February 14 is National Pet Theft Awareness Day

KittiesPet theft is a very real threat that can affect any pet owner who does not take precautions to protect their pets.

Years ago, when my husband was a kid, his family purchased a new puppy. They happily brought him home and got him settled in his new environment. They lived in a rural area, far away from main roads, other neighborhoods, or even a large town.

They had an enclosure for the puppy to play in when it was outside. After just a few days, the puppy went missing. Initially, they thought a predator had gotten to it, since they lived on the edge of a very wooded area. But soon they found out that the seller of the puppies was running a scam in which they sold a puppy, obtained the buyer’s information and address, and then stole the puppy back so they could sell again, turning a profit off of multiple sales of the same dog.

Whether you live in an urban area or in a rural setting, whether you just bought a pet or have had your family pet for years, you could fall victim to pet theft.

What can you do to protect your pets?

Awareness is the first step. Knowing that the threat of pet theft is out there will make you aware of suspicious persons and situations.
Report people who seem to be loitering around your house or a neighbor’s house.
If you are buying a pet, do so from a reputable source. Where possible, work through references (do you or do your friends know the seller?).
Protect your pet by keeping it supervised when you can be there and secure when you are not able to watch it in person.
Put you pet’s outdoor enclosure in a spot that is not easily visible or accessible from the road.
Don’t leave pets unaccompanied in public places (in parked cars, tied up on the sidewalk).
Spay or neuter your pet. This helps to prevent them from wandering and becoming targets.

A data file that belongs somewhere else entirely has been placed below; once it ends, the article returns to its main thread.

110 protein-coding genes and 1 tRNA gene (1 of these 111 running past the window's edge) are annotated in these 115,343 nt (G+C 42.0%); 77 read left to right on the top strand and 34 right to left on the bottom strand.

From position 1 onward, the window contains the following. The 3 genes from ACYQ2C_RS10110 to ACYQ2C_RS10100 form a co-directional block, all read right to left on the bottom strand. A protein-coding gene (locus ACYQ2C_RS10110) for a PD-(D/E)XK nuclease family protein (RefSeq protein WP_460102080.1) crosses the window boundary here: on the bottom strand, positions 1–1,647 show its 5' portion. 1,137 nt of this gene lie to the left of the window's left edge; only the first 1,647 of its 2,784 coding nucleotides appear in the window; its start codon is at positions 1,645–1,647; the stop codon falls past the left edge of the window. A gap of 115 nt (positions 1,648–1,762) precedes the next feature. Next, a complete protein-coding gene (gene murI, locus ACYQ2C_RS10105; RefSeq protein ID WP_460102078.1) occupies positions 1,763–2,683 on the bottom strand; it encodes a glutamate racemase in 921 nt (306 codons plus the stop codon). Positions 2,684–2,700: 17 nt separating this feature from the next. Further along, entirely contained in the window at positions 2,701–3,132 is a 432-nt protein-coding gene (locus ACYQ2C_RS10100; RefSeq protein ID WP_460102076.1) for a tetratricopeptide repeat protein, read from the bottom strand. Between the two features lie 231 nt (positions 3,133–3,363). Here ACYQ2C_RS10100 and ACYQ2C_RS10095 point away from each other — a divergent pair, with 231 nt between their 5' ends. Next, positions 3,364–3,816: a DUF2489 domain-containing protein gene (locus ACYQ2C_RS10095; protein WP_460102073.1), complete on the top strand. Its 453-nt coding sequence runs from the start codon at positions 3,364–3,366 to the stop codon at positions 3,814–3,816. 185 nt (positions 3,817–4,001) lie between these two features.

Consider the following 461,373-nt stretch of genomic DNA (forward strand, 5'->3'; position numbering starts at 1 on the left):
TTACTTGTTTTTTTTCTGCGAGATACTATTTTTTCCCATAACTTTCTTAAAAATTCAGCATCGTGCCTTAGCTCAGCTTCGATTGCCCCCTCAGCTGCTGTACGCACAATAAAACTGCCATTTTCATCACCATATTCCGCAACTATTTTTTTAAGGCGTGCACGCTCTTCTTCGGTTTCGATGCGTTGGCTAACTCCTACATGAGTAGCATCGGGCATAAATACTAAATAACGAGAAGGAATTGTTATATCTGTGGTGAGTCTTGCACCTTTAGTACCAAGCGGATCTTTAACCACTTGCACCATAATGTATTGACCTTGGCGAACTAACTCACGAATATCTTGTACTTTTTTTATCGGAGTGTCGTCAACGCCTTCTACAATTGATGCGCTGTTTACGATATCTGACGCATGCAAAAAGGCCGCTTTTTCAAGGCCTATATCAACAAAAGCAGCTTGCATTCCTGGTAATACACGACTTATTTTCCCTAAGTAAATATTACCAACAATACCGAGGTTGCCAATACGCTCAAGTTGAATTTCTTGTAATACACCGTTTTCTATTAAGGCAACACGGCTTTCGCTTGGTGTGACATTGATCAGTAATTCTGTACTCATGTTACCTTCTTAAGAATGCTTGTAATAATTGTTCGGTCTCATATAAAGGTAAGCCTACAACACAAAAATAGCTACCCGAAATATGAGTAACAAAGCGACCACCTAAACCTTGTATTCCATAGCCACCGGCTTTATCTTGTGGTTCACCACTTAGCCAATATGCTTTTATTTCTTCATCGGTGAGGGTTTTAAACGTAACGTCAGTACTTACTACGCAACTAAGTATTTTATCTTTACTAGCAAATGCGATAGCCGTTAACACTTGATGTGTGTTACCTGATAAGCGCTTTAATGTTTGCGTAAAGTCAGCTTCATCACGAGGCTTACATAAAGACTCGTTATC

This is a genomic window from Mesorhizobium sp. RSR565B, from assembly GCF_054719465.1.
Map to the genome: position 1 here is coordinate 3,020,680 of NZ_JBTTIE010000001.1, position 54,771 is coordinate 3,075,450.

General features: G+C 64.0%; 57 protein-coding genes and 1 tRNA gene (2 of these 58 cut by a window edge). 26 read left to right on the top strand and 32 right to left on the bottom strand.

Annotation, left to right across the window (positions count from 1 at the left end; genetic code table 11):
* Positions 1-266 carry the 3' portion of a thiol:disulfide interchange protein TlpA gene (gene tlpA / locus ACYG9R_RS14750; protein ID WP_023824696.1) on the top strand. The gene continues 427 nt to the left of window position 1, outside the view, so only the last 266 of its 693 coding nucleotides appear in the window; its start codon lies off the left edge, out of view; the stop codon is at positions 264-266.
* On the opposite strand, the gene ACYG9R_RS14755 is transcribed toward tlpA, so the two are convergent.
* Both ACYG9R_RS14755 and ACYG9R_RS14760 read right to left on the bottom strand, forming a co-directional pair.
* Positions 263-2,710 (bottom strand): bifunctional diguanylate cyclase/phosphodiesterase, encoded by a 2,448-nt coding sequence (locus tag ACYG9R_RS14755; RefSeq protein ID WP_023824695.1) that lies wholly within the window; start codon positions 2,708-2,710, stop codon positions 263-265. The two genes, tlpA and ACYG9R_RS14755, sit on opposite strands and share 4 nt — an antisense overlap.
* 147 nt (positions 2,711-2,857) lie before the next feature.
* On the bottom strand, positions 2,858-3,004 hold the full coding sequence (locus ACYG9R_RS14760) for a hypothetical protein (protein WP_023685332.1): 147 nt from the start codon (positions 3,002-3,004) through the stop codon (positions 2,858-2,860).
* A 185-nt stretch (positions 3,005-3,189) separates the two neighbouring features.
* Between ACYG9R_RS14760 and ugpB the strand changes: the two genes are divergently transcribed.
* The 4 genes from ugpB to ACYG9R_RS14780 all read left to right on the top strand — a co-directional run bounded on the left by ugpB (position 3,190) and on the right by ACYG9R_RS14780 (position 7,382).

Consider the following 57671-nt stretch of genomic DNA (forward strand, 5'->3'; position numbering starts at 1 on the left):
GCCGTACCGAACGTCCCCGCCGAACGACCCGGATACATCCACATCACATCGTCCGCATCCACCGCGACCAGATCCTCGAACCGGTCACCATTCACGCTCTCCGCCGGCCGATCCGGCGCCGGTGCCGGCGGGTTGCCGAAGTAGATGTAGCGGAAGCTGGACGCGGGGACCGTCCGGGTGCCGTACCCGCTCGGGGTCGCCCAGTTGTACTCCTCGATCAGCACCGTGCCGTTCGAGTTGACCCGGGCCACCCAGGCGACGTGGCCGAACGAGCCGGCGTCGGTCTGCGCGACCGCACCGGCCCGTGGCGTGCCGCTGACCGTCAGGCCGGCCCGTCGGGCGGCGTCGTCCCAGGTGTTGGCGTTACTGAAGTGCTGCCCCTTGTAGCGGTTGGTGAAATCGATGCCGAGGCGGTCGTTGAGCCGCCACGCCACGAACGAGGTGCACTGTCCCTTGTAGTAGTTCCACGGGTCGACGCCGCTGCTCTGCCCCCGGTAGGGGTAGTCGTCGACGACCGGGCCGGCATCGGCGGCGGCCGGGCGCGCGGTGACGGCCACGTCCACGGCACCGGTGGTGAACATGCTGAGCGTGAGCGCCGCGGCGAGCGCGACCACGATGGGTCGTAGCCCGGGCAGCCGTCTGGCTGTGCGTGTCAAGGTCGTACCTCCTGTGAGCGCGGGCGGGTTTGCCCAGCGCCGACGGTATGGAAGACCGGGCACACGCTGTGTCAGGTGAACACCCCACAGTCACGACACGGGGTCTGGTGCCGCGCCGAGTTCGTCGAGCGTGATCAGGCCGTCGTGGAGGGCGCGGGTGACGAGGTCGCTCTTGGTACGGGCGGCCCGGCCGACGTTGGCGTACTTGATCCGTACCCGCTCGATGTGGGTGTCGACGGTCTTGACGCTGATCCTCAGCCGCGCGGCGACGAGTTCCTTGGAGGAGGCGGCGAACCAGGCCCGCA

Invest in a good fence for your yard.
Get identification cards and microchips for your pets. There are also pet tattoo services available in some areas. The tattoos are registered and serve as permanent identification.

Why pet theft?

There are several motivations for people to steal pets. In the example above, some pets may be sold and then stolen back for profit. In other cases, thieves take pets and then sell them to other parties. This type of crime is motivated by a demand for animals to use in research and testing. Many organizations turn to dealers with “class A” licenses. This typically means that they maintain their own animal breeding facilities and are regulated by government restrictions. However, for a relatively small amount of money, a person can obtain a “class B” dealer’s license, which allows them to sell animals from “unspecified sources.” Their dealings are less regulated. A stolen pet could easily be sold to a class B dealer who could, in turn, sell them to a pet store or a research group. Finally, some pet theft is just a senseless act of violence against owners and pets alike, with the intent to do harm and abuse.

What are the methods for pet theft?

The methods of pet theft are varied. It could be as simple as snatching a dog or cat that is roaming its own yard or waiting tied up in front of a shop while its owner is inside. Similarly, pets left unattended in cars can also be easy targets. Other cases of pet theft might be more intricate. As with the case above, stealing back a pet that has been sold requires the thief to target the specific home and then wait for the right opportunity to take the pet. In other situations, a thief may pretend to want to buy a pet. This could happen if you are selling a litter of puppies or kittens and invite potential owners to come to your home. Once the thief knows where you live and where you keep the litter, they might be able to come back later and steal them. Another common way of acquiring animals is by placing “good home” ads online or in the paper. If an owner is no longer able to care for their pet, or if they have a litter that they’re trying to find homes for, owners may respond to these ads. The adopter may turn out to be a class B dealer or someone who wants to sell to a class B dealer. In any case, the pet does not end up in a good home.

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